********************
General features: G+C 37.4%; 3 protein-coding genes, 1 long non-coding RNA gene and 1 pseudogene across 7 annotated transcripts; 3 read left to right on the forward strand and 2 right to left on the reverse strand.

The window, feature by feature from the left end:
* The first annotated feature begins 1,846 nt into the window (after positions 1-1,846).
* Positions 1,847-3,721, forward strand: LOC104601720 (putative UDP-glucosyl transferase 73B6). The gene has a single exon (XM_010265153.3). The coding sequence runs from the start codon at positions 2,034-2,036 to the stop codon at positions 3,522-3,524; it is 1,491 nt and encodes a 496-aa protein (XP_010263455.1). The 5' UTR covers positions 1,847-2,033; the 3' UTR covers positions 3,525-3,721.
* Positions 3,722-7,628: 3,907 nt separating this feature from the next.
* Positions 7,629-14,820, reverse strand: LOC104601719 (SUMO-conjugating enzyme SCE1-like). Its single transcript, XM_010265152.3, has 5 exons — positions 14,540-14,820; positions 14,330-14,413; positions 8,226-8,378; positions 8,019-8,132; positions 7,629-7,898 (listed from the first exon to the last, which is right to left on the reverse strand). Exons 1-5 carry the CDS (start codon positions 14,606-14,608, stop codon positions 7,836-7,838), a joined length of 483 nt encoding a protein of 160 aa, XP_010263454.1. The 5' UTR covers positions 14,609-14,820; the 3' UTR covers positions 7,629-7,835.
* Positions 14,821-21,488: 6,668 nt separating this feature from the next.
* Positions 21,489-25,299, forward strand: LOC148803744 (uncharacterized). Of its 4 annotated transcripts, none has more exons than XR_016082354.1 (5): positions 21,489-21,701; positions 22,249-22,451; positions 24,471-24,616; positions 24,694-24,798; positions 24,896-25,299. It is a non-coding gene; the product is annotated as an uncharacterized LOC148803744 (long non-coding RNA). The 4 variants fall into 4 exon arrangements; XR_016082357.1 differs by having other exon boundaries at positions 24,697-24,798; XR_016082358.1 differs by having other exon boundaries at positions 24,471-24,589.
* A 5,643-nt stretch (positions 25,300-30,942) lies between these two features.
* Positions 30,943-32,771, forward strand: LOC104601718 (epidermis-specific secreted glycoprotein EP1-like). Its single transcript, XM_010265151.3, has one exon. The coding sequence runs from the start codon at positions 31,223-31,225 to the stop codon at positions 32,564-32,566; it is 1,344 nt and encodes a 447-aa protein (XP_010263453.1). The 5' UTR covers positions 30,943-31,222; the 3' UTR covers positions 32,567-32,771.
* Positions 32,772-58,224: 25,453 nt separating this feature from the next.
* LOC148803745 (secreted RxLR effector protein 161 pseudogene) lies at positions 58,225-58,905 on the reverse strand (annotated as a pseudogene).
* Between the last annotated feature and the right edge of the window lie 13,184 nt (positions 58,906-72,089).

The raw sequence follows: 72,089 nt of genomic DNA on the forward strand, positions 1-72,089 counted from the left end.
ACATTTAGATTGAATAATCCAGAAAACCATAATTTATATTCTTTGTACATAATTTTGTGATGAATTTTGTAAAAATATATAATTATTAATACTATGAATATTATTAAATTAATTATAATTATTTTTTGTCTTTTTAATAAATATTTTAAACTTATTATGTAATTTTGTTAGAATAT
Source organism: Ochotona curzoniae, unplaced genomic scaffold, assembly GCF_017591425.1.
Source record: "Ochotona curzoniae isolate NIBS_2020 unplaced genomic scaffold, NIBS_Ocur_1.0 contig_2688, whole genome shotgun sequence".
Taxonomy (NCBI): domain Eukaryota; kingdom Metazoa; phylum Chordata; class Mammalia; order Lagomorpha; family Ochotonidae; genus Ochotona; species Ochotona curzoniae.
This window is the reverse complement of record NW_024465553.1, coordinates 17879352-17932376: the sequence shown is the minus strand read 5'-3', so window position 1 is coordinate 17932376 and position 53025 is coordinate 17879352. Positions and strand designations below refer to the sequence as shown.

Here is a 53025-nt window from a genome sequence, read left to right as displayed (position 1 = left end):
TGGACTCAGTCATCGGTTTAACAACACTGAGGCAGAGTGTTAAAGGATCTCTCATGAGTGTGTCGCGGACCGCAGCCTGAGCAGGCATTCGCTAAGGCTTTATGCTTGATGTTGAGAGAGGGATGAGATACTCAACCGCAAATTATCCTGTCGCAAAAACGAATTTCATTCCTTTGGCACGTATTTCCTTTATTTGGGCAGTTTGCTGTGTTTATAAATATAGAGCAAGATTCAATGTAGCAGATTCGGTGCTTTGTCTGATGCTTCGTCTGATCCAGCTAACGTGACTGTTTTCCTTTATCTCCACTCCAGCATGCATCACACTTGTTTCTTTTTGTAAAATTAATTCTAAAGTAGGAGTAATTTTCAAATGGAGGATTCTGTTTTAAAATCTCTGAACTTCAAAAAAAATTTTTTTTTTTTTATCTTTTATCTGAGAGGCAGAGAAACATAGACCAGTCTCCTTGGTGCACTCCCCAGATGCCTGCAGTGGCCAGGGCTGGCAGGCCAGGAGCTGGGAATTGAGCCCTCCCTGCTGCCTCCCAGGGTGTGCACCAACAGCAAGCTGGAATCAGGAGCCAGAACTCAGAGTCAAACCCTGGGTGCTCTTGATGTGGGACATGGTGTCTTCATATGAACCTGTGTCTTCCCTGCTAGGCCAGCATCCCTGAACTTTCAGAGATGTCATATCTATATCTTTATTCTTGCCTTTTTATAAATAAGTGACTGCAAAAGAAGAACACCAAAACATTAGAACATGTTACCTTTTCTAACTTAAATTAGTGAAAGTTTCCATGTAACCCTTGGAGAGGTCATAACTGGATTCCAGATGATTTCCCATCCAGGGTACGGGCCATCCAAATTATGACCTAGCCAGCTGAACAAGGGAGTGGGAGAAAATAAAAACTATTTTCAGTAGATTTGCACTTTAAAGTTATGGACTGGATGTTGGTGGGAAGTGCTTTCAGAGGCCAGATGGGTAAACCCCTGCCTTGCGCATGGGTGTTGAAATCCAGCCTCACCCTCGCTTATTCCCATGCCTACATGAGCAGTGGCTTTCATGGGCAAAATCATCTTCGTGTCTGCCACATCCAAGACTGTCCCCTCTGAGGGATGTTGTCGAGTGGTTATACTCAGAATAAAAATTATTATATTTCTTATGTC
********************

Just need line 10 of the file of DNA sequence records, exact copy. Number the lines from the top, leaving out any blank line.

* Positions 30,943-32,771, forward strand: LOC104601718 (epidermis-specific secreted glycoprotein EP1-like). Its single transcript, XM_010265151.3, has one exon. The coding sequence runs from the start codon at positions 31,223-31,225 to the stop codon at positions 32,564-32,566; it is 1,344 nt and encodes a 447-aa protein (XP_010263453.1). The 5' UTR covers positions 30,943-31,222; the 3' UTR covers positions 32,567-32,771.